According to a privacy impact assessment released today by the U.S. Department of Homeland Security (DHS), the U.S. government will begin collecting the DNA of detained immigrants through a pilot program this week,media reported. News of the Trump administration’s plan to collect genetic samples of immigrants detained by U.S. Customs and Border Protection (CBP) and Immigration and Customs Enforcement (ICE) was first reported last October.
Although CPB and ICE currently do not currently have systems or operating procedures for large-scale collection of genetic material, they will begin implementing the policy through small pilot projects. CBP initially collected DNA only at Eagle Pass ports in Detroit, Michigan and Texas, and then expanded to all departments and ports of entry within three years. ICE’s pilot project will only be launched in one of the regions, but the assessment has not yet identified the specific regions.
The Trump administration notes that the policy is based on the DNA Fingerprint Act of 2005, which requires anyone arrested for federal crimes to provide genetic samples. At the time, immigrants detained when entering the United States did not belong to this group, but the new policy now recognizes them as belonging to this group.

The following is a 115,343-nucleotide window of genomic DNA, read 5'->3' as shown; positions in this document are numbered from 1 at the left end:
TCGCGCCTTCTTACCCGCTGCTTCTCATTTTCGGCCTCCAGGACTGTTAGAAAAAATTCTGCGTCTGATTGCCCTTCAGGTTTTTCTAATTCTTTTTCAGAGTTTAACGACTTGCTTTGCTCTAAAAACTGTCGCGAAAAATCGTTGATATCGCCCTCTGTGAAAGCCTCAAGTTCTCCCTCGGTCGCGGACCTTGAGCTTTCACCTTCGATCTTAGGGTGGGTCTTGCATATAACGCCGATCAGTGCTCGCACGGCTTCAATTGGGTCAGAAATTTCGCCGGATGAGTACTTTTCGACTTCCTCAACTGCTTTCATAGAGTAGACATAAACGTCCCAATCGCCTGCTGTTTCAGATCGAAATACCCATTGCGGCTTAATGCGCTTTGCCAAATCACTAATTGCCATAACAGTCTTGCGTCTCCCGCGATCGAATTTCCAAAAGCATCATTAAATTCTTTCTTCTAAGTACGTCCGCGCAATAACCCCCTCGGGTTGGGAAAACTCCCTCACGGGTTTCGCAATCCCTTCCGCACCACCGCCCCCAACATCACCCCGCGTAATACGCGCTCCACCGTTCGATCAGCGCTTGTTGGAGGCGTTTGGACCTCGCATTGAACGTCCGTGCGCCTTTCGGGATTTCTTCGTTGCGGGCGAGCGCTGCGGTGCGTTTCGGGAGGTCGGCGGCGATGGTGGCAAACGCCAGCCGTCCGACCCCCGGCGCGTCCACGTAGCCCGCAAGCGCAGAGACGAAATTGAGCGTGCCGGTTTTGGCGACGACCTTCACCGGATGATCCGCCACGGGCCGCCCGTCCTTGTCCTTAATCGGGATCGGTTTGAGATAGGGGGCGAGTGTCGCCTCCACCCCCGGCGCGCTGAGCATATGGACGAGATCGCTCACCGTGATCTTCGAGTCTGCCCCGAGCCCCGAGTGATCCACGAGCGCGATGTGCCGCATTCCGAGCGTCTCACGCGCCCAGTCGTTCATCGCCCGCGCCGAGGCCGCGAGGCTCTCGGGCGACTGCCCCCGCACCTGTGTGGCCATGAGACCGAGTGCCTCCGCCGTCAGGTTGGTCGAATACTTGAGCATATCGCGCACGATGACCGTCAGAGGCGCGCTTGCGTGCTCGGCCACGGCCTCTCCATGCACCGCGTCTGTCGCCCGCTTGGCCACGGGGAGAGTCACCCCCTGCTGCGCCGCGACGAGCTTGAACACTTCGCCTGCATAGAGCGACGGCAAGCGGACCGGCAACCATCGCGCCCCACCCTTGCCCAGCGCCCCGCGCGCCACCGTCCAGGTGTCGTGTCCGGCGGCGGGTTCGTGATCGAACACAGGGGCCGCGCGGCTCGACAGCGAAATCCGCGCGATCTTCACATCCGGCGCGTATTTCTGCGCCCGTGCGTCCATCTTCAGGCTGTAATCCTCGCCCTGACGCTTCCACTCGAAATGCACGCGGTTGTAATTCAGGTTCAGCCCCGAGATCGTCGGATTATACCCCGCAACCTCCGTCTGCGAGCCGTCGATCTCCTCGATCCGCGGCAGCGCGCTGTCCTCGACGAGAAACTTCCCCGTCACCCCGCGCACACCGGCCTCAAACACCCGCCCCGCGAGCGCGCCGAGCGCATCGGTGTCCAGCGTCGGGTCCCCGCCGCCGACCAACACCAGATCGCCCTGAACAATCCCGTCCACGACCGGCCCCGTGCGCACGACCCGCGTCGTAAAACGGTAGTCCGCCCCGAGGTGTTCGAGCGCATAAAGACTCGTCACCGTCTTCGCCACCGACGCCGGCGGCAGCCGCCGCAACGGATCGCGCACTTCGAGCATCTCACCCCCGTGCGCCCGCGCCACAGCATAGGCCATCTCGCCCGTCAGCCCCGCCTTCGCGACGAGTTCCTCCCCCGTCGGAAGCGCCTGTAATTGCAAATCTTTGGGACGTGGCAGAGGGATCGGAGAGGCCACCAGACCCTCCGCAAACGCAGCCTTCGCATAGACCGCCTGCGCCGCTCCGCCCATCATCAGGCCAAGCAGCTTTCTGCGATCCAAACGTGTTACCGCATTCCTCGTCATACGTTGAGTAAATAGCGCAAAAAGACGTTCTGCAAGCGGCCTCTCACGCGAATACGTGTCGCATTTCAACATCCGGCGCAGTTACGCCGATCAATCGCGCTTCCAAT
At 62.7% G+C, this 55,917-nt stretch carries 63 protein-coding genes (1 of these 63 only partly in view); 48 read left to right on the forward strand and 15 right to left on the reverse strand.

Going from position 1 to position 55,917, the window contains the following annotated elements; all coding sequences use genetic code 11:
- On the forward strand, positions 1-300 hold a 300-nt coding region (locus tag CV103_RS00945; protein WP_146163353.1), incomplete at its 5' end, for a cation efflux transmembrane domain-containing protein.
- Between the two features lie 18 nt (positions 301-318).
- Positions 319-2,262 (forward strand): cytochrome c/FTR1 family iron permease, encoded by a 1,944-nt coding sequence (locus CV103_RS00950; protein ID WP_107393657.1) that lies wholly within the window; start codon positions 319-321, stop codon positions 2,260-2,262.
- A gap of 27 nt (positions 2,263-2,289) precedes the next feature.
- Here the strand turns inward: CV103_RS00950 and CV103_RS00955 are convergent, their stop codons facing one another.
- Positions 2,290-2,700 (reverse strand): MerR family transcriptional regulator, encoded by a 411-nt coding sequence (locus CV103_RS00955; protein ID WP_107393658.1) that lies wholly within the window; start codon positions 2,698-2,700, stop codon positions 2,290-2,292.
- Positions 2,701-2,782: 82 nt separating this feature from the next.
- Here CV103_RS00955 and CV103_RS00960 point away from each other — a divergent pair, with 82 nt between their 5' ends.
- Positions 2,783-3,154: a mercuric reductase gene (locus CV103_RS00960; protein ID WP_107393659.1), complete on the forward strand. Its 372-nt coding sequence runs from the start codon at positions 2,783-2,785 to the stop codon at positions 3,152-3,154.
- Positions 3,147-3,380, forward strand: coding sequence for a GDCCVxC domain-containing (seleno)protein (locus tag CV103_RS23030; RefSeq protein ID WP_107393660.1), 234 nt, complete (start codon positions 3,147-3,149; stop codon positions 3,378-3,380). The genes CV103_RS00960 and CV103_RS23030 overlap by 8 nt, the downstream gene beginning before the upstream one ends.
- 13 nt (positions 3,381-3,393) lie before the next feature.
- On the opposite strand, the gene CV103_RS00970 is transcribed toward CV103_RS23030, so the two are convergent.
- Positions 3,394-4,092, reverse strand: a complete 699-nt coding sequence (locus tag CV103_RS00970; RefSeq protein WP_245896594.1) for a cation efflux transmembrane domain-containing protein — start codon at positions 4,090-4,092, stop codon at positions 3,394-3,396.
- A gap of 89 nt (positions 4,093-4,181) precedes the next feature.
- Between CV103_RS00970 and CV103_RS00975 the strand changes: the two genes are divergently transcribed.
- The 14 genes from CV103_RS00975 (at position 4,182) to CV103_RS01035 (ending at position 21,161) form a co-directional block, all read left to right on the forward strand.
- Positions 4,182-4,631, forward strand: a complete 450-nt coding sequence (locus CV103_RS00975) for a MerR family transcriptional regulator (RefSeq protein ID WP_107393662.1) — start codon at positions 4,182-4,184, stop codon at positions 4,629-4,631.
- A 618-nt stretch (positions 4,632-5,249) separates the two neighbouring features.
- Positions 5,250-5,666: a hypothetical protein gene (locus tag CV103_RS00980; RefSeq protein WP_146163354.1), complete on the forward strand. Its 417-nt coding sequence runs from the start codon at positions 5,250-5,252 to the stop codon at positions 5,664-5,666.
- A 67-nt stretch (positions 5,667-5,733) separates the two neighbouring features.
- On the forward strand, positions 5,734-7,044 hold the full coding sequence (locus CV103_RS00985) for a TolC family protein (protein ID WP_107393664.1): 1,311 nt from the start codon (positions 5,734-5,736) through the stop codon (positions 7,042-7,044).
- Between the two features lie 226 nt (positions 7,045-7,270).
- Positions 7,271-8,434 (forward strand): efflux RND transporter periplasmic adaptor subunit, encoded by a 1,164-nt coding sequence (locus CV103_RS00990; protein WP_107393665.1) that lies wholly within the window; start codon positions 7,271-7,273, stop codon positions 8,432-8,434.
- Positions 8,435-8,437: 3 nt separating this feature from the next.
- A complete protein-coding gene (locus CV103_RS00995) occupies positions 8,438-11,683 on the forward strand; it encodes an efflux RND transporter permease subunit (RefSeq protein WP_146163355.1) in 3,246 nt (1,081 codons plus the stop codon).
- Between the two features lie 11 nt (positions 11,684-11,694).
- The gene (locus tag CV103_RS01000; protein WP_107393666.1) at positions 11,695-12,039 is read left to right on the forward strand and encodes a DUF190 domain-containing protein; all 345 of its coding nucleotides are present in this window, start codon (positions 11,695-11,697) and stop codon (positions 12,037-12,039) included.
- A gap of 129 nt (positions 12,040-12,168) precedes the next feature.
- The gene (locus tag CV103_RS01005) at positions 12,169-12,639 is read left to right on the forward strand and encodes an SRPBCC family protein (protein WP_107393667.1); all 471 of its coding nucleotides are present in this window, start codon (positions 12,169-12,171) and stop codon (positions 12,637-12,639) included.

Genetic samples collected by CBP and ICE will be sent to the FBI, where they will be processed and stored in the agency’s Joint DNA Index system (CODIS).
In addition to immigration, CBP will eventually collect DNA from U.S. citizens and U.S. permanent residents in their custody.
Based on this assessment, CPB and ICE will not collect genetic material from people under the age of 14. The assessment also said cpB does not collect DNA from groups over 79 who are over 79 years of age or who are physically or cognitively disabled.
In fact, this isn’t the first time U.S. immigration officials have extracted DNA from detainees, and last summer, immigration officials used rapid DNA technology in a pilot program to check whether a person traveling with him was a family member. In 2018, shortly after the Trump administration’s “zero tolerance” policy led to children being separated from their parents at the border, the U.S. Department of Health and Human Services said it was using DNA tests to reunite separated families.